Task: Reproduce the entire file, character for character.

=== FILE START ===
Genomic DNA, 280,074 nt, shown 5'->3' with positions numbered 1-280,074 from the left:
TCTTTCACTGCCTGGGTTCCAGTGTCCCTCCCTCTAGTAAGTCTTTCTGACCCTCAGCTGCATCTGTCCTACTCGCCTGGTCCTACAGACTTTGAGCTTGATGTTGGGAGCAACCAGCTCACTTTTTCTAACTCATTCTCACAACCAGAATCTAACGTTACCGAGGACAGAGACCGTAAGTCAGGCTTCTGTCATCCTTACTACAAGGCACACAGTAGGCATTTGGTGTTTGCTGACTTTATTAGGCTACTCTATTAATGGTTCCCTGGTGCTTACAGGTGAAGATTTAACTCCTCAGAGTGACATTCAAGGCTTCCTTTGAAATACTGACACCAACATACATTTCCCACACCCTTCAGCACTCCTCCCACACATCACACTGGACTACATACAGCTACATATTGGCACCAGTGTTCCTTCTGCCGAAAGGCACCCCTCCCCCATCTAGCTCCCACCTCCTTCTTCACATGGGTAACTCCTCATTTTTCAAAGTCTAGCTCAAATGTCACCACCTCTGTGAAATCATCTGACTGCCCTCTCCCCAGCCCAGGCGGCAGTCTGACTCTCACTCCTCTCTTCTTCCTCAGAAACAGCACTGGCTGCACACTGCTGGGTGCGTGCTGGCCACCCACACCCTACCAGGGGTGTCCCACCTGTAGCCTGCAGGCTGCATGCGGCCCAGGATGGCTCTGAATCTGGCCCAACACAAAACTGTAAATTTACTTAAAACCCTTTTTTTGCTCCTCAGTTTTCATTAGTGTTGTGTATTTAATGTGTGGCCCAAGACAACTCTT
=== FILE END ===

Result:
Genomic DNA, 280,074 nt, shown 5'->3' with positions numbered 1-280,074 from the left:
TCTTTCACTGCCTGGGTTCCAGTGTCCCTCCCTCTAGTAAGTCTTTCTGACCCTCAGCTGCATCTGTCCTACTCGCCTGGTCCTACAGACTTTGAGCTTGATGTTGGGAGCAACCAGCTCACTTTTTCTAACTCATTCTCACAACCAGAATCTAACGTTACCGAGGACAGAGACCGTAAGTCAGGCTTCTGTCATCCTTACTACAAGGCACACAGTAGGCATTTGGTGTTTGCTGACTTTATTAGGCTACTCTATTAATGGTTCCCTGGTGCTTACAGGTGAAGATTTAACTCCTCAGAGTGACATTCAAGGCTTCCTTTGAAATACTGACACCAACATACATTTCCCACACCCTTCAGCACTCCTCCCACACATCACACTGGACTACATACAGCTACATATTGGCACCAGTGTTCCTTCTGCCGAAAGGCACCCCTCCCCCATCTAGCTCCCACCTCCTTCTTCACATGGGTAACTCCTCATTTTTCAAAGTCTAGCTCAAATGTCACCACCTCTGTGAAATCATCTGACTGCCCTCTCCCCAGCCCAGGCGGCAGTCTGACTCTCACTCCTCTCTTCTTCCTCAGAAACAGCACTGGCTGCACACTGCTGGGTGCGTGCTGGCCACCCACACCCTACCAGGGGTGTCCCACCTGTAGCCTGCAGGCTGCATGCGGCCCAGGATGGCTCTGAATCTGGCCCAACACAAAACTGTAAATTTACTTAAAACCCTTTTTTTGCTCCTCAGTTTTCATTAGTGTTGTGTATTTAATGTGTGGCCCAAGACAACTCTT